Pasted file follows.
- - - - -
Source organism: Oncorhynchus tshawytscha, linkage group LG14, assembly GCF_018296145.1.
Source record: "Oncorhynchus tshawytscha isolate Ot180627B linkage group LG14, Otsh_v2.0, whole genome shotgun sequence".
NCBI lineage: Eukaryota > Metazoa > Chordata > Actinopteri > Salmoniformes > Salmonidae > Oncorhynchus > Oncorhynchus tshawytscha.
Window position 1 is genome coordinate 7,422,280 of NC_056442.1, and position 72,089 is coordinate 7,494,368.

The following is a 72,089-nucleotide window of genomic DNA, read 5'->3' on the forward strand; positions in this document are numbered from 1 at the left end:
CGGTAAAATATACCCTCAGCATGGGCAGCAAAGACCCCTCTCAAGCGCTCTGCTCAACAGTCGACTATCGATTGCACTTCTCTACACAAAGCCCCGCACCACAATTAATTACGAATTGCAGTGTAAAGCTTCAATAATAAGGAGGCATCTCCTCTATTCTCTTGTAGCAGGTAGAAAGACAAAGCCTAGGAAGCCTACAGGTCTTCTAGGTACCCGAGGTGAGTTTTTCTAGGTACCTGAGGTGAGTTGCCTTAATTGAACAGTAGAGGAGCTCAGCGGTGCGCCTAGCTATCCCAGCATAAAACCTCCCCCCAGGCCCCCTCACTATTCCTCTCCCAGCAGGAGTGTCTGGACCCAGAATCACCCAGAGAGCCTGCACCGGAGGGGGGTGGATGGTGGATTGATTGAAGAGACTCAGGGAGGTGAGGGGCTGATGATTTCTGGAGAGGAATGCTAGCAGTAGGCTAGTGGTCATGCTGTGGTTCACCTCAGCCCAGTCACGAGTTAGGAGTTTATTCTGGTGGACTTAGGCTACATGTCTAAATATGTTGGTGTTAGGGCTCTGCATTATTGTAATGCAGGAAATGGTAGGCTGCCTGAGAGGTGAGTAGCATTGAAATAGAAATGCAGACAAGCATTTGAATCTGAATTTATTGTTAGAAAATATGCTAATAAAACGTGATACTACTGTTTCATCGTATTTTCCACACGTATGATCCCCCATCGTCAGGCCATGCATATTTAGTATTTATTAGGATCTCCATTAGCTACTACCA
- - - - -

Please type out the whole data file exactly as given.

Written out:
Source organism: Oncorhynchus tshawytscha, linkage group LG14, assembly GCF_018296145.1.
Source record: "Oncorhynchus tshawytscha isolate Ot180627B linkage group LG14, Otsh_v2.0, whole genome shotgun sequence".
NCBI lineage: Eukaryota > Metazoa > Chordata > Actinopteri > Salmoniformes > Salmonidae > Oncorhynchus > Oncorhynchus tshawytscha.
Window position 1 is genome coordinate 7,422,280 of NC_056442.1, and position 72,089 is coordinate 7,494,368.

The following is a 72,089-nucleotide window of genomic DNA, read 5'->3' on the forward strand; positions in this document are numbered from 1 at the left end:
CGGTAAAATATACCCTCAGCATGGGCAGCAAAGACCCCTCTCAAGCGCTCTGCTCAACAGTCGACTATCGATTGCACTTCTCTACACAAAGCCCCGCACCACAATTAATTACGAATTGCAGTGTAAAGCTTCAATAATAAGGAGGCATCTCCTCTATTCTCTTGTAGCAGGTAGAAAGACAAAGCCTAGGAAGCCTACAGGTCTTCTAGGTACCCGAGGTGAGTTTTTCTAGGTACCTGAGGTGAGTTGCCTTAATTGAACAGTAGAGGAGCTCAGCGGTGCGCCTAGCTATCCCAGCATAAAACCTCCCCCCAGGCCCCCTCACTATTCCTCTCCCAGCAGGAGTGTCTGGACCCAGAATCACCCAGAGAGCCTGCACCGGAGGGGGGTGGATGGTGGATTGATTGAAGAGACTCAGGGAGGTGAGGGGCTGATGATTTCTGGAGAGGAATGCTAGCAGTAGGCTAGTGGTCATGCTGTGGTTCACCTCAGCCCAGTCACGAGTTAGGAGTTTATTCTGGTGGACTTAGGCTACATGTCTAAATATGTTGGTGTTAGGGCTCTGCATTATTGTAATGCAGGAAATGGTAGGCTGCCTGAGAGGTGAGTAGCATTGAAATAGAAATGCAGACAAGCATTTGAATCTGAATTTATTGTTAGAAAATATGCTAATAAAACGTGATACTACTGTTTCATCGTATTTTCCACACGTATGATCCCCCATCGTCAGGCCATGCATATTTAGTATTTATTAGGATCTCCATTAGCTACTACCA